I am still in the manufacture of Totoro en crochet, but this time smaller version, to make a garland.
Everything starts with the realization of small subjects.
I made Totoro, but also “small” acorns and a swarthy, wearing a sheet.
It’s quite long and detailed, but the most difficult part was the installation: made with uncut wire, I had to pass the thread, the whole ball, in every little subject, and return, otherwise it is not funny.
I alternated subject and wooden beads. Initially, the assembly was done by a chain, coupled with the return of the single flange.
I’m pretty happy with the result.
The different subjects:
I think doing another one and soon offer my creations on Etsy.
Anyway, here’s something to beautifully decorate a child’s room.
Last week we went to the picnic of the company where Xim works. Well, it was just the picnic department, since the beach was too small…
I was thrilled to meet Xim’s colleagues, put a face to the N+1 and N+2, and especially on the cubicle’s neighboours and partners of table football.
One thing, however, was very curious: there was almost no forties… Three babies per square meter with their thirties parents, but no one, except a few department’s heads, above 40 years.
So either they stayed at home, because this stuff on the beach, it is not their age (and it’s sad that they think so), or – and this is my favorite theory – the department’s heads eat them!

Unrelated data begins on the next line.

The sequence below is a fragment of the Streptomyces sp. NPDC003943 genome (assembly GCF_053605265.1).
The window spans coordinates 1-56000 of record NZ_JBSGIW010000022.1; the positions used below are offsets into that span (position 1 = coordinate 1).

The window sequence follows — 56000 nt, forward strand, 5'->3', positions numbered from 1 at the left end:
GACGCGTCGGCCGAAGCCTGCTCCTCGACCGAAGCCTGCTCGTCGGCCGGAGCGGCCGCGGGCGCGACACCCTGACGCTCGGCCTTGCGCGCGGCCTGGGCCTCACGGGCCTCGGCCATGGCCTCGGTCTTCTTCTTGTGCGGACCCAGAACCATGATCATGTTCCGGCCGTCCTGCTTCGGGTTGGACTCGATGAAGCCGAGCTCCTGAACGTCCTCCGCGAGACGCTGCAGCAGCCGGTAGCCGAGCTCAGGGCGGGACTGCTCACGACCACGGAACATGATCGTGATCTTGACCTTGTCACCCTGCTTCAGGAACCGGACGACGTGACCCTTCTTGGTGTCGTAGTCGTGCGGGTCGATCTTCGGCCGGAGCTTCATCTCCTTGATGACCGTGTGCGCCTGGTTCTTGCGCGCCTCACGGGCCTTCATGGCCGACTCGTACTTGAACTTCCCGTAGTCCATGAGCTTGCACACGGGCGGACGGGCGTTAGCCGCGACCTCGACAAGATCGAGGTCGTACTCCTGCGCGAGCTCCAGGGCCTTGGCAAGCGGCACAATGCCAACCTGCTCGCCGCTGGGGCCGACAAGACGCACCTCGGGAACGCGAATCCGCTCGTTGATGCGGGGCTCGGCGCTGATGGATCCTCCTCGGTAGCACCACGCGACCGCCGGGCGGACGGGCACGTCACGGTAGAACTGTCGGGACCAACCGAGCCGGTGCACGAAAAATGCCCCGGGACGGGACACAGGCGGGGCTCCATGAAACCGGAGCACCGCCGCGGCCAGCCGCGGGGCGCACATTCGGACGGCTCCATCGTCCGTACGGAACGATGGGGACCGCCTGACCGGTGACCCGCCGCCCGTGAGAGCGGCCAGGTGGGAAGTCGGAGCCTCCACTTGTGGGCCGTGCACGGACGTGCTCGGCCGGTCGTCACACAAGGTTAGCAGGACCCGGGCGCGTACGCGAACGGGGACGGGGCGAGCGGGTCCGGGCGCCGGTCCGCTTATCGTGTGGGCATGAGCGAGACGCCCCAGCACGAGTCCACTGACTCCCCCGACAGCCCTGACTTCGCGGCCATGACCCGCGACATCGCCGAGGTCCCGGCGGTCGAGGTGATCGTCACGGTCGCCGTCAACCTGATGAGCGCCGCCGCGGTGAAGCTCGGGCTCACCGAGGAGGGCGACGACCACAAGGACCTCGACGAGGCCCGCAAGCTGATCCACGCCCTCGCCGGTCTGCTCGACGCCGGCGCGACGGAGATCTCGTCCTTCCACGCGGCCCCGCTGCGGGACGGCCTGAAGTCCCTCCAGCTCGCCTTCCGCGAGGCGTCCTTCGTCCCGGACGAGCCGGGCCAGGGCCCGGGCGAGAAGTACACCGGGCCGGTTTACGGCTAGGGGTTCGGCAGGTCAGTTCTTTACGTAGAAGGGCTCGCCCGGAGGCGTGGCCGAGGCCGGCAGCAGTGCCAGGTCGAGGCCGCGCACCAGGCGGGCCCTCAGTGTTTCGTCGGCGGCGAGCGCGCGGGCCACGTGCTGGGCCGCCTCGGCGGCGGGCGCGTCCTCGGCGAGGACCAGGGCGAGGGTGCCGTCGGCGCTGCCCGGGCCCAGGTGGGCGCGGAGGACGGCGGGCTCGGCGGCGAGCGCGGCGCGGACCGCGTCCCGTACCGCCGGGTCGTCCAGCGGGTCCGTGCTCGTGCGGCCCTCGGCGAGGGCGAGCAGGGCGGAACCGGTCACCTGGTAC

(that is dramatic, here we talk only time and crochet …)
Now the little girl received her gift, I can show the crochet blanket I made for Laura and I am quite proud.
The first step, by far the longest, was to make 48 squares of 10 cm side, to form the body of the cover. I had originally planned to make 25 squares, but coverage was ridiculously small. Even for a baby, there should be a comfortable size to possibly warmly wrapped the toddler in it.
The equipment: my #2 crochet and pearl cotton.
The patterns: I picked them on the internet and stayed in fairly conventional models, trying to play with colors. One of them that I really love is very simple, but one of the longest, because it requires changing over almost every rank. To avoid long sessions of wire-concealment, I have “hooked” / “hidden” the wire directly by the next row. Honestly, it allowed me to save a lot of time.
For the size of the square, I used a single square as a reference for all others. The different cottons used have not all the same quality I was able to fit the exact size of each square, without remaining prisoner of “no, no, no, a square has to have 8 rows and that’s it.”
The colors: I think the current fashion is in the colors beige, pastels, soft and delicate, and… I did exactly the opposite. I chose bright colors, I associated the complementary colors for the hedge to be shimmering. We may not like it, obviously, but for a little baby, I think that stimulation by the look could be interesting.
Timing: I am perhaps not very good, but it took an average of one hour per square (ready to “sew”).
So here I am with my 48 square:
During the production, he still had to pay attention to have enough of patterns and color. In the final assembly, I wished that no patterns or similar colors were together. I think to have come with a good result.
So I assembled my squares with white cotton. I regretted not having paid attention to the quality of some wire, whose colors have disgorged while washing (cold water and by hand, though). This remains discreet, but I know it…